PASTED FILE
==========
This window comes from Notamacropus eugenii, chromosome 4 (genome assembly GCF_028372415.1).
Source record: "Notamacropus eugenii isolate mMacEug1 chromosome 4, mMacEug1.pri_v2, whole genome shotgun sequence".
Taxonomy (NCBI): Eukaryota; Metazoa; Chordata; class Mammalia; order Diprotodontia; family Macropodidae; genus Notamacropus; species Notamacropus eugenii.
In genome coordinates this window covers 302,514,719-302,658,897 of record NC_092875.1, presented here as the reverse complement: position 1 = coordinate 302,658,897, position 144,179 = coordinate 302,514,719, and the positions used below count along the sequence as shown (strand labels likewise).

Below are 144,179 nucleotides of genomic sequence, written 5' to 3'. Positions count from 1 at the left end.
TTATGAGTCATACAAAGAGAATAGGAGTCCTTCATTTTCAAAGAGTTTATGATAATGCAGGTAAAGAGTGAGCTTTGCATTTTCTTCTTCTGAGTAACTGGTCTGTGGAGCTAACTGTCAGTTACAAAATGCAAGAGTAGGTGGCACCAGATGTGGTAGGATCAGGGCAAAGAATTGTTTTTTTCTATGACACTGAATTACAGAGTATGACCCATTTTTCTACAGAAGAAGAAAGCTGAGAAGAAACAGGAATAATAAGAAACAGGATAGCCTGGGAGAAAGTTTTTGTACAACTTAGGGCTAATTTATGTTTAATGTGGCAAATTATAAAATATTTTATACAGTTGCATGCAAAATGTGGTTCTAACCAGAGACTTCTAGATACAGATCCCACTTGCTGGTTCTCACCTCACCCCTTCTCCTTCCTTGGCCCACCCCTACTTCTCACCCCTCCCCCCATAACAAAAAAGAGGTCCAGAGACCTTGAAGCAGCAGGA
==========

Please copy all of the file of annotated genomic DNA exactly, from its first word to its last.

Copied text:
This window comes from Notamacropus eugenii, chromosome 4 (genome assembly GCF_028372415.1).
Source record: "Notamacropus eugenii isolate mMacEug1 chromosome 4, mMacEug1.pri_v2, whole genome shotgun sequence".
Taxonomy (NCBI): Eukaryota; Metazoa; Chordata; class Mammalia; order Diprotodontia; family Macropodidae; genus Notamacropus; species Notamacropus eugenii.
In genome coordinates this window covers 302,514,719-302,658,897 of record NC_092875.1, presented here as the reverse complement: position 1 = coordinate 302,658,897, position 144,179 = coordinate 302,514,719, and the positions used below count along the sequence as shown (strand labels likewise).

Below are 144,179 nucleotides of genomic sequence, written 5' to 3'. Positions count from 1 at the left end.
TTATGAGTCATACAAAGAGAATAGGAGTCCTTCATTTTCAAAGAGTTTATGATAATGCAGGTAAAGAGTGAGCTTTGCATTTTCTTCTTCTGAGTAACTGGTCTGTGGAGCTAACTGTCAGTTACAAAATGCAAGAGTAGGTGGCACCAGATGTGGTAGGATCAGGGCAAAGAATTGTTTTTTTCTATGACACTGAATTACAGAGTATGACCCATTTTTCTACAGAAGAAGAAAGCTGAGAAGAAACAGGAATAATAAGAAACAGGATAGCCTGGGAGAAAGTTTTTGTACAACTTAGGGCTAATTTATGTTTAATGTGGCAAATTATAAAATATTTTATACAGTTGCATGCAAAATGTGGTTCTAACCAGAGACTTCTAGATACAGATCCCACTTGCTGGTTCTCACCTCACCCCTTCTCCTTCCTTGGCCCACCCCTACTTCTCACCCCTCCCCCCATAACAAAAAAGAGGTCCAGAGACCTTGAAGCAGCAGGA